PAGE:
Of course, factoring x^3-4x = x(x-2)(x+2) = 0 confirms these answers.

(Notice a point which fascinated earlier workers, who were not entirely happy with "imaginary" numbers: the solution formula involves imaginaries even though the final answer it gives is real! As mentioned above it can be proved that this cannot be avoided.)

- #7

matt grime

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commutativity is not important, though explaining what is might be the reason why you slipped in this white lie.

"the geometric realization of the symmetries of this equation is essentially set of the rotational symmetries of the icosahedron. the numerical properties of the edges, faces, and vertices, of an icosahedron imply that the set of symmetries is not composed of any smaller collections of simpler symmetries."

not sure i can agree with that: the set of symmetries is generated by the set of strictly smaller subgroups of order 3, but again this might be one of those white lies to hide the reader from the full ideas of normality and solvability.

- #8

mathwonk

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As to the next item, I used the word "composed" very loosely, to mean there is no normal subgroup of A5. It was poorly said though. Thanks

- #9

mathwonk

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In a little more detail, we may try to understand a group G in terms of another smaller or simpler group H by finding a surjective homomorphism from G onto H.

If there exists such a homomorphism G-->H with kernel K, i.e. such that K consists of those elements which go to zero in H, then we may say in some sense that G is composed of K and H, combined in some way.

(Actually I do not know how to make the way G is obtained from K and H any more precise, except in the case where there is also some subgroup H' of G which actually maps isomorphically onto H by this map. In that case G is the "semi direct product" of K and H.)

For example, we can let the group G of rotations of a cube centered at the origin, act on the three mutually perpendicular axes through its center, by permuting them. Then the group G of 24 rotations, is represented in this way on the permutation group H of order 6 of the three axes, with kernel of order 4.

A "simple" group is a group (other than {0}) that cannot be broken down in this way, i.e. such that every homomorphism of G onto any other group H is either an isomorphism, or is identically zero.

All (finite) groups G may be thought of as "composed" of simple groups in the following sense.

Find a simple group H1 and a homomorphism of G onto H1, with kernel K1.

Put H1 aside as one of the simple constituents of G, and focus now on K1.

In the same way find another simple group H2 and a homomorphism of K1 onto H2, with kernel K2.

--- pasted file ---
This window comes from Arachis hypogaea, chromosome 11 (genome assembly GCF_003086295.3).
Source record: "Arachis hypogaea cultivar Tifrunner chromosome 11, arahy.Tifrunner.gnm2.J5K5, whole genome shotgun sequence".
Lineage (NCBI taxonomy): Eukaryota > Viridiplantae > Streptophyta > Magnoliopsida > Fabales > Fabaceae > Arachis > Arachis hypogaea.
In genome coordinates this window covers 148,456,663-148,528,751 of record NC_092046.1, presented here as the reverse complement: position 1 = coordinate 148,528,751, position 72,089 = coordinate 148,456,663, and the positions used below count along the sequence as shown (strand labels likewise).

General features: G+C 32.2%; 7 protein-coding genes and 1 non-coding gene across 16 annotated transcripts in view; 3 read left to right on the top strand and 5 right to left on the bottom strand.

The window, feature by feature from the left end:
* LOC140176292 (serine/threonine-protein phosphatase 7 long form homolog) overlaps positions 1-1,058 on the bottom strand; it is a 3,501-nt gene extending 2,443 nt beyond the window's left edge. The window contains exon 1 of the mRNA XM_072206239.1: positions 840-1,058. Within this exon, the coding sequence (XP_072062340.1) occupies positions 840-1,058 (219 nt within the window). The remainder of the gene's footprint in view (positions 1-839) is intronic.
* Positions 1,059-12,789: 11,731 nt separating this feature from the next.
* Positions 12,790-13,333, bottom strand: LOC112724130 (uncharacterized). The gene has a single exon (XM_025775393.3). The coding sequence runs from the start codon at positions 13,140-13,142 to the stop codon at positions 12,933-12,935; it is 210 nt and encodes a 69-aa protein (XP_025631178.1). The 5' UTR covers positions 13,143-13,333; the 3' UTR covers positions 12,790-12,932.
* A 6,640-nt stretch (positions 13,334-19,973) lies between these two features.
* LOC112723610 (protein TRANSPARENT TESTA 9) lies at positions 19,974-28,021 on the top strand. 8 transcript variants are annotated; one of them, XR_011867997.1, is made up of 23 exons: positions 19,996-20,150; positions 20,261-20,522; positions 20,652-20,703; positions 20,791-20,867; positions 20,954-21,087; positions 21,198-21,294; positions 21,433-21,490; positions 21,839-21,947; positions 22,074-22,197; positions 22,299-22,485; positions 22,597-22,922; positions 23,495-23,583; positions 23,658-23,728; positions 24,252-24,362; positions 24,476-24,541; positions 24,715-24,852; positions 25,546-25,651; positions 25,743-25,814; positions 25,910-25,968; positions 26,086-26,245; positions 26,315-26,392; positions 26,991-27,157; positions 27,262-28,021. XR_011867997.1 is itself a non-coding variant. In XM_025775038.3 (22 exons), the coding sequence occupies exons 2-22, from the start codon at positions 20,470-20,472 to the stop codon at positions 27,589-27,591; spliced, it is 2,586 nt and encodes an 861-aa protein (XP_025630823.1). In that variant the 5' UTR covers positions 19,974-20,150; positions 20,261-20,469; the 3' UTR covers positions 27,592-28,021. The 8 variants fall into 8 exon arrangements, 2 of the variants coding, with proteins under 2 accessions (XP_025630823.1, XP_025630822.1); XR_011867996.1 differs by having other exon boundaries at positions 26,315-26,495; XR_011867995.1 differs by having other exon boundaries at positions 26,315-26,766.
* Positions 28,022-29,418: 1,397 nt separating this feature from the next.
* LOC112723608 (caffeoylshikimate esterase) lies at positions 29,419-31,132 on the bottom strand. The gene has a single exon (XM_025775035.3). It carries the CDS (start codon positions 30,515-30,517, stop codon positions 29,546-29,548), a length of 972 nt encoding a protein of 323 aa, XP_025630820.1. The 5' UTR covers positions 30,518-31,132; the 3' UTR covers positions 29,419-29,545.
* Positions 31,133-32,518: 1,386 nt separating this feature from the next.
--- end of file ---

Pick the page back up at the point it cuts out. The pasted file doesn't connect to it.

Set H2 aside as a second simple constituent of H, and focus on K2.

etc.....

In this way one obtains a finite set of simple constituents of G, which are actually unique, i.e. independent of the choices made in finding them.

E.g. the group of 24 rotations of a cube breaks down in this way to three copies of the cyclic group of order 2 and one copy of the cyclic group of order 3, all commutative.

Then what was said above about solving polynomials, more precisely was that a polynomial with rational coefficients, has a classical solution formula, if and only if the simple constituents of its Galois group are all commutative.

In the case of the general polynomial of degree 5, the Galois group has two simple constituents, namely the cyclic group of order 2, and the rotation group of the icosahedron which is not commutative, so the polynomial is not solvable.

The "reason" solution formulas, were always found in lower degrees than 5, from this point of view is that the group of the icosahedron is the first (i.e. smallest) non commutative simple group.

In this sense, I guess to me commutativity is the essential point underlying the theory, but I confess that was not at all clear from my failure to make precise my use of the words "composed of".

Matt's following post is quite right in correcting an error I made in my previous post. This time I think I got it right, eh Matt?

If there exists such a homomorphism G-->H with kernel K, i.e. such that K consists of those elements which go to zero in H, then we may say in some sense that G is composed of K and H, combined in some way.

(Actually I do not know how to make the way G is obtained from K and H any more precise, except in the case where there is also some subgroup H' of G which actually maps isomorphically onto H by this map. In that case G is the "semi direct product" of K and H.)